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Microfluidic Chip Enables Simultaneous Diagnosis of COVID-19 and Influenza Diseases

By LabMedica International staff writers
Posted on 06 Jan 2022
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Image: Multiplexed genetic diagnostic device (Photo courtesy of Toyohashi University of Technology)
Image: Multiplexed genetic diagnostic device (Photo courtesy of Toyohashi University of Technology)

A research team has developed a microfluidic chip that is capable of simultaneous diagnosis of COVID-19 and influenza diseases, by applying the microfluidic chip technologies.

Researchers from the Toyohashi University of Technology (Toyohashi, Japan) and Jikei University School of Medicine (Tokyo, Japan) built a theoretical model that manipulates microfluidic flow with an extremely simple microchannel design and has established an optimal design theory for microfluidic chips. Further, by using the diagnostic device they developed, they performed genetic amplification experiments on four types of infectious diseases, including COVID-19, and demonstrated that multiplexed rapid and simultaneous diagnosis was possible within 30 minutes. The device can be utilized for genetic diagnoses in a range of fields (e.g. agriculture, farming, and fisheries industries, food industry, and health and medical care), not only human infectious diseases. The diagnostic technology can enable anyone, anywhere, any time to detect viral diseases in a rapid, simple, and low-cost way.

The LAMP (Loop-Mediated Isothermal Amplification) method is a genetic test technology. This simple test method does not require an expensive accurate temperature control equipment, etc., in contrast to the widespread PCR test, and can be conducted on site because it allows genetic amplification at a constant temperature for a constant length of time (60 to 65℃, 30 minutes to an hour or so). However, to diagnose multiple types of viruses, the conventional LAMP method entails considerable effort to perform as many preparations of samples and reagents and genetic amplification reactions as the number of analytes, requiring expert knowledge and skills.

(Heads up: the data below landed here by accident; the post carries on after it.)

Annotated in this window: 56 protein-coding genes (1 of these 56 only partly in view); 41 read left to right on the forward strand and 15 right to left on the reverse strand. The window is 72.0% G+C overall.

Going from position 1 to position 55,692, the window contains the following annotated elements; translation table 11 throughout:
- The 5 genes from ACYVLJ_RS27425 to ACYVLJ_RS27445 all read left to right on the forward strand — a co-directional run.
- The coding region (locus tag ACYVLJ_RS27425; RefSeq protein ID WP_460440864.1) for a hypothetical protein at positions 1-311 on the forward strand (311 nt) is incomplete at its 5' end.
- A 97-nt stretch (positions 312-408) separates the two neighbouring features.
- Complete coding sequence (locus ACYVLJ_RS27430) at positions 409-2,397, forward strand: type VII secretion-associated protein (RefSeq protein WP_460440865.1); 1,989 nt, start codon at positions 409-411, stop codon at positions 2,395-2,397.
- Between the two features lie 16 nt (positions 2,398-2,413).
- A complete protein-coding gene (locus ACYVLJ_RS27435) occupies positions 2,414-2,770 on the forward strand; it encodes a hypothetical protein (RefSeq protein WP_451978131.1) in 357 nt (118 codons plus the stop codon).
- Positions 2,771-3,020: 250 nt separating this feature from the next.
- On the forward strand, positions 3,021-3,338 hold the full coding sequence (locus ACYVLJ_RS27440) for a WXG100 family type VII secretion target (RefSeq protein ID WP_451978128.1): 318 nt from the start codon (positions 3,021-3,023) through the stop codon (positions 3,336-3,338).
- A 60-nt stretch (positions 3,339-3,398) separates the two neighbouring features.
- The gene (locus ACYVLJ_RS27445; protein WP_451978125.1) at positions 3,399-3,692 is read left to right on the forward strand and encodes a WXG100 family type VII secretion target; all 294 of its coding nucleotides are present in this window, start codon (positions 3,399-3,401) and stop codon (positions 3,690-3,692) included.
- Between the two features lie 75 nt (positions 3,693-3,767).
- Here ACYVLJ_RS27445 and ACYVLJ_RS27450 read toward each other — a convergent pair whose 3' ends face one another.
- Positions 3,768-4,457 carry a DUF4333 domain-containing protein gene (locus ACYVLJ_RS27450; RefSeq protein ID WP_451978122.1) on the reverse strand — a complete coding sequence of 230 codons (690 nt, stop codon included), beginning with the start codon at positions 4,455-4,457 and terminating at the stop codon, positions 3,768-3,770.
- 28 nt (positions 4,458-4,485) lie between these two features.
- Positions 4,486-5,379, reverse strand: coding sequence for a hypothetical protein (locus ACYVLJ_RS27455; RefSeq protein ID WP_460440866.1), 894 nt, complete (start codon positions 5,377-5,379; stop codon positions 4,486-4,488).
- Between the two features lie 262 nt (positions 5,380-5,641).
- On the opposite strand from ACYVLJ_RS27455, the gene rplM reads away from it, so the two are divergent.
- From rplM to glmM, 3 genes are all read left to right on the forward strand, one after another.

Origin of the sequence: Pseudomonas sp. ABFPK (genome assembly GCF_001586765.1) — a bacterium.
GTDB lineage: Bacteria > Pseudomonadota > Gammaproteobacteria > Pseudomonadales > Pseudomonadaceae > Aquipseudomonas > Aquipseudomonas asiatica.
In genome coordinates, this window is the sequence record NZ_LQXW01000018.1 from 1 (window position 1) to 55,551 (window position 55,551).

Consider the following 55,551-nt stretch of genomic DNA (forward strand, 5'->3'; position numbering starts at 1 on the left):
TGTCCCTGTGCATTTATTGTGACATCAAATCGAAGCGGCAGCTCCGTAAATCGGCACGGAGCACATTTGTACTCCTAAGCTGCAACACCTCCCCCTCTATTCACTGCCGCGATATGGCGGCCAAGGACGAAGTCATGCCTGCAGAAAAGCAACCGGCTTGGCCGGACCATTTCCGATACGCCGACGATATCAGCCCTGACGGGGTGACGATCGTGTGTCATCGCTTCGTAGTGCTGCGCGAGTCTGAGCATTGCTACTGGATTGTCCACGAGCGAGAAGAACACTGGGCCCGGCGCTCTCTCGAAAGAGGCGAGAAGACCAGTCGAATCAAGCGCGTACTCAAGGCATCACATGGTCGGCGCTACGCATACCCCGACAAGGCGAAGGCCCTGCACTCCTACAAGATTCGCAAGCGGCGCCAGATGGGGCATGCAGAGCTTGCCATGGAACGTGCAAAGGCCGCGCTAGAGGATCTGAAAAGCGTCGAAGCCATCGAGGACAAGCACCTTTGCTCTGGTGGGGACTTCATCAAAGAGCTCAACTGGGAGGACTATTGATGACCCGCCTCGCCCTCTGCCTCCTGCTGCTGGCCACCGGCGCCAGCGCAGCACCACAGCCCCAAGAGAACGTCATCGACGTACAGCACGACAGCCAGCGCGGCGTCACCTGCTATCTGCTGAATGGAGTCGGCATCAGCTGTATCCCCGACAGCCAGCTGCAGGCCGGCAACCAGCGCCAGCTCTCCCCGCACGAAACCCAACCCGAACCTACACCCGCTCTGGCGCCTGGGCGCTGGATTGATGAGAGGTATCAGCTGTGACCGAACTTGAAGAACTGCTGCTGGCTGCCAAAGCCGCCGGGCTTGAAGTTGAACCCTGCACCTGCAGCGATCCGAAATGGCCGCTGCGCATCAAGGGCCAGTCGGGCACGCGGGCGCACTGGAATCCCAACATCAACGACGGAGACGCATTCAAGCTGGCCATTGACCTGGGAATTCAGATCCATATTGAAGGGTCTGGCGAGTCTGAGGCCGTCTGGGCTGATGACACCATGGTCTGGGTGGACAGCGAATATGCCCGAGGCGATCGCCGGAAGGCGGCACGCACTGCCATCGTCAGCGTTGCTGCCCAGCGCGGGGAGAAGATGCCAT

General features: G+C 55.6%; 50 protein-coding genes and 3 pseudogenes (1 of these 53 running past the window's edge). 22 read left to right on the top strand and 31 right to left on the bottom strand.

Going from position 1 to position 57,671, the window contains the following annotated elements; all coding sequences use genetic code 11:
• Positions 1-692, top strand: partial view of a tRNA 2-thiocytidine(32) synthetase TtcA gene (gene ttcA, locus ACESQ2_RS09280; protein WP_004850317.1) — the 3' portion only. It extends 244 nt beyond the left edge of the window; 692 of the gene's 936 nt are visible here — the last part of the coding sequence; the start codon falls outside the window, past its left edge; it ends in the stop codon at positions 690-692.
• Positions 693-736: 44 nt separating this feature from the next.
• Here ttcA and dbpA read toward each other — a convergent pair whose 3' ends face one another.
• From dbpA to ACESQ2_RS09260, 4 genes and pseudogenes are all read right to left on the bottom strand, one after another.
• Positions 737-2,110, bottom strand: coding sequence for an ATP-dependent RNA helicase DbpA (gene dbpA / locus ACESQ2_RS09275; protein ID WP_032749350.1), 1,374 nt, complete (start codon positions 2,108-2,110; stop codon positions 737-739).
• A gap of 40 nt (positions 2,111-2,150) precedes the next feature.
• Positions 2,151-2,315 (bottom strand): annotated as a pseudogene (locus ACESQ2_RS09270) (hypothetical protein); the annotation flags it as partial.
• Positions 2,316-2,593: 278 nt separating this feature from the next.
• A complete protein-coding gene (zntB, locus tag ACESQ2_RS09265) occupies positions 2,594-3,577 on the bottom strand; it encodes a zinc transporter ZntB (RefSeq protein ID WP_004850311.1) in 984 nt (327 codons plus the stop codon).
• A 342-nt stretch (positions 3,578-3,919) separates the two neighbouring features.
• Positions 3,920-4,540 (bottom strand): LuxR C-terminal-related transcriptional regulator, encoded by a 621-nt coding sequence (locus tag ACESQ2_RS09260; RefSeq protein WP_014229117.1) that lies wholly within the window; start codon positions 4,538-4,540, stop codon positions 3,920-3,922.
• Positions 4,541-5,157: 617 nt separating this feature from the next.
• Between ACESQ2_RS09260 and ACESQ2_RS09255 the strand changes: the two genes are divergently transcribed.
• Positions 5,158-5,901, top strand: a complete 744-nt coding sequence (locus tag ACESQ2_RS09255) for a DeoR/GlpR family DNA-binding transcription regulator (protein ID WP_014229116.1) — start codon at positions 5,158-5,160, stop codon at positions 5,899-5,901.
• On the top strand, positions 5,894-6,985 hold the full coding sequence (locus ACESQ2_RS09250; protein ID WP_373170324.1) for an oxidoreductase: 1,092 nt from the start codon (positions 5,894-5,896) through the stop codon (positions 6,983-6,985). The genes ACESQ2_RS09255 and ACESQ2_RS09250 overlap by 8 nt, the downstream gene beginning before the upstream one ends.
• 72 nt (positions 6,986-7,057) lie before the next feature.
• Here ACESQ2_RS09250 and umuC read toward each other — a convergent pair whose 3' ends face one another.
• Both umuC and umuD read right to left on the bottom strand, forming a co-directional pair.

Therefore, the research team developed a polydimethylsiloxane (PDMS)-based multiplexed genetic diagnostic device (size: 45mm x 25mm, reaction chamber: 3µL x 5 pieces) by applying the microfluidic chip technology. It autonomously, equally, and accurately dispenses samples and reagent into an array of reaction chambers simply by introducing the liquid, a mixture of an extremely small amount of sample extracted from the analytes and a reagent, into the diagnostic device. By heating the device in warm water (at 60 to 65℃, for 30 minutes to an hour or so), it is capable of simultaneous diagnosis of multiple types of viruses with only one operation (one work process per sample).

The genetic diagnosis result showed that four types of infectious diseases including the COVID-19 (seasonal influenza A, SARS, and influenza H1N1 pdm09) were successfully detected with this diagnosis device. Only the reaction chamber that reacted when a sample containing the gene of each virus was introduced turned sky blue (denoting a positive reaction) after 30 minutes, which means that visual detection is possible.

In addition, to support on-site diagnoses, the team has developed a smartphone app, which automatically diagnoses the reaction as positive or negative based on photographs taken with a smartphone camera. The diagnosis device is capable of easy automatic test result diagnosis (positive or negative), by placing the device after LAMP reaction in a simple LED illumination device and taking photographs with a smartphone. As a result, it is expected that anyone will be able to easily perform the test, anywhere and anytime. In the future, aiming to commercialize the diagnosis device, the research team will develop devices capable of multiplexed rapid diagnosis of variants of the COVID-19 and human infectious diseases for a safe life during and after the COVID-19 pandemic.

Related Links:
Toyohashi University of Technology 
Jikei University School of Medicine 

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